Tag

West Virginia

  • From the President

    Native and wild

    A few weeks before the COVID-19 pandemic, I was catching wild trout in western North Carolina with a guide who had rejoined TU because the local chapter decided to stop helping the state to stock hatchery fish, and instead chose to focus exclusively on creating the flow and habitat conditions necessary to support wild and…

  • Science

    TU, partners release report on pipeline-related sediment regs

    The recent and ongoing buildout of pipeline infrastructure in Central Appalachia has brought large-scale construction and earth disturbances to coldwater watersheds throughout the region. TU and our partners at the West Virginia Rivers Coalition have released a new report discussing how sediment pollution is regulated in West Virginia and Virginia, and how turbidity standards could…

  • Voices from the river

    Beavers in heaven

    By Bradley Thornton Riffee We crept up a beaver creek on a cool fall day filled with nothing but sunshine. The colorful leaves in all their glory brightened our world as we set out to find our native brook trout friends patrolling their mud-packed ponds. Dragonflies of October danced across an eastern breeze as we…

  • Conservation

    NFWF grants to bolster TU’s brook trout work in Appalachia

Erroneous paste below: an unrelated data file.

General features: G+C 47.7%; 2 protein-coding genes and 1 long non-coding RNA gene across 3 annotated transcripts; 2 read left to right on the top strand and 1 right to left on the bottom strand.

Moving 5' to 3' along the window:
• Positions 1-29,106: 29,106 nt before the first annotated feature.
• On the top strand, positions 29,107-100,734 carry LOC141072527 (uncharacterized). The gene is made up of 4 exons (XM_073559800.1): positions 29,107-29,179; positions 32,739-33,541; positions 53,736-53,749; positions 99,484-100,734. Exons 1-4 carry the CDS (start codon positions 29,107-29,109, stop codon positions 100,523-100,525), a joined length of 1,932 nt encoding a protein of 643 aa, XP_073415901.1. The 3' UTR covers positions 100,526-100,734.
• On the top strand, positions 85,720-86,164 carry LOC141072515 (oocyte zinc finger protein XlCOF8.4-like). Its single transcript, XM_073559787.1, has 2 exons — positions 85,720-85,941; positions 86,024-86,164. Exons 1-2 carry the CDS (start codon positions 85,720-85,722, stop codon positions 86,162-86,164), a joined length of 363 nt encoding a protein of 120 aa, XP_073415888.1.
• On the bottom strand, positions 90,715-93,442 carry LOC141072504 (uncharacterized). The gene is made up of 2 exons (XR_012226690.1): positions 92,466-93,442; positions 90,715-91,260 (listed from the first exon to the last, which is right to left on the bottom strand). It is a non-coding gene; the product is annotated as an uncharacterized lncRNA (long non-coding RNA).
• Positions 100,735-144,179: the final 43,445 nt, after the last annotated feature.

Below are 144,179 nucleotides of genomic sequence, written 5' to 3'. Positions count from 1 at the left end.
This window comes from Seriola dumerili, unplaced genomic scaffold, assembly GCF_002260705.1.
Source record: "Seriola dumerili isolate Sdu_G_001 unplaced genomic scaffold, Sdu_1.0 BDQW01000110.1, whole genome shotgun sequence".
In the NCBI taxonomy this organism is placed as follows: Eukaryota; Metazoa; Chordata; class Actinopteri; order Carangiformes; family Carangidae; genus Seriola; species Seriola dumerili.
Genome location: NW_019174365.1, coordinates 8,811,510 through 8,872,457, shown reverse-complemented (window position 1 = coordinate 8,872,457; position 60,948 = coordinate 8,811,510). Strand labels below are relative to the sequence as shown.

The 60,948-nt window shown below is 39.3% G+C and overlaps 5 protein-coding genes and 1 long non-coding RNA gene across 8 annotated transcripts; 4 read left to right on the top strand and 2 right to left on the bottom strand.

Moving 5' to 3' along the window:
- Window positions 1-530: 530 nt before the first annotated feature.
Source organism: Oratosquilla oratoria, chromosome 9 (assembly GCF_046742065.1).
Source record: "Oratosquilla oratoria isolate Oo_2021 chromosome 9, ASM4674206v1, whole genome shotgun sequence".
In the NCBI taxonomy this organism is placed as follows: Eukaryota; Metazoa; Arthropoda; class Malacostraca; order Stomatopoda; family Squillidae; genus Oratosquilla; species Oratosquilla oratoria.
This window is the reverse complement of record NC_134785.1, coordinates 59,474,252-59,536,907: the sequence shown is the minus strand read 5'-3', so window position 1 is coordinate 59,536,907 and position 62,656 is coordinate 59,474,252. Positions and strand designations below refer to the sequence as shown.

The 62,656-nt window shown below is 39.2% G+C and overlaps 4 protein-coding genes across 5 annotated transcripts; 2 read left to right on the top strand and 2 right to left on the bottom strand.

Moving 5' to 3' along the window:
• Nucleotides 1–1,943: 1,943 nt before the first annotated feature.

Brook trout will get a boost from newly funded projects in Pennsylvania and West Virginia.  Trout Unlimited was among several organizations to earn grant awards from the National Fish and Wildlife Foundation through the organization’s Central Appalachia Habitat Stewardship Program.  A $140,000 grant will be used toward a restoration and monitoring project in the Cross…

  • Science

    Citizen scientists blitz pipeline route

    By Jake Lemon West Virginia and Virginia are currently experiencing a major buildout of pipeline infrastructure. Pipelines are being constructed across hundreds of miles of rugged and highly erodible terrain, crossing hundreds of rivers and streams in the process.  These large-scale construction projects have the potential to degrade aquatic ecosystems and drinking water supplies.   This…

  • Conservation

    Pipeline report documents repeated pollution events

    In central Appalachia, installing natural gas pipelines often involves trenching through wild trout streams by the dozens. Inevitably, that leads to problems. Storms pelt construction sites, sending plumes of sediment into waters. Stream crossing procedures fail. Restoration is not completed. All this puts coldwater resources at risk. Several major new pipelines have been built in…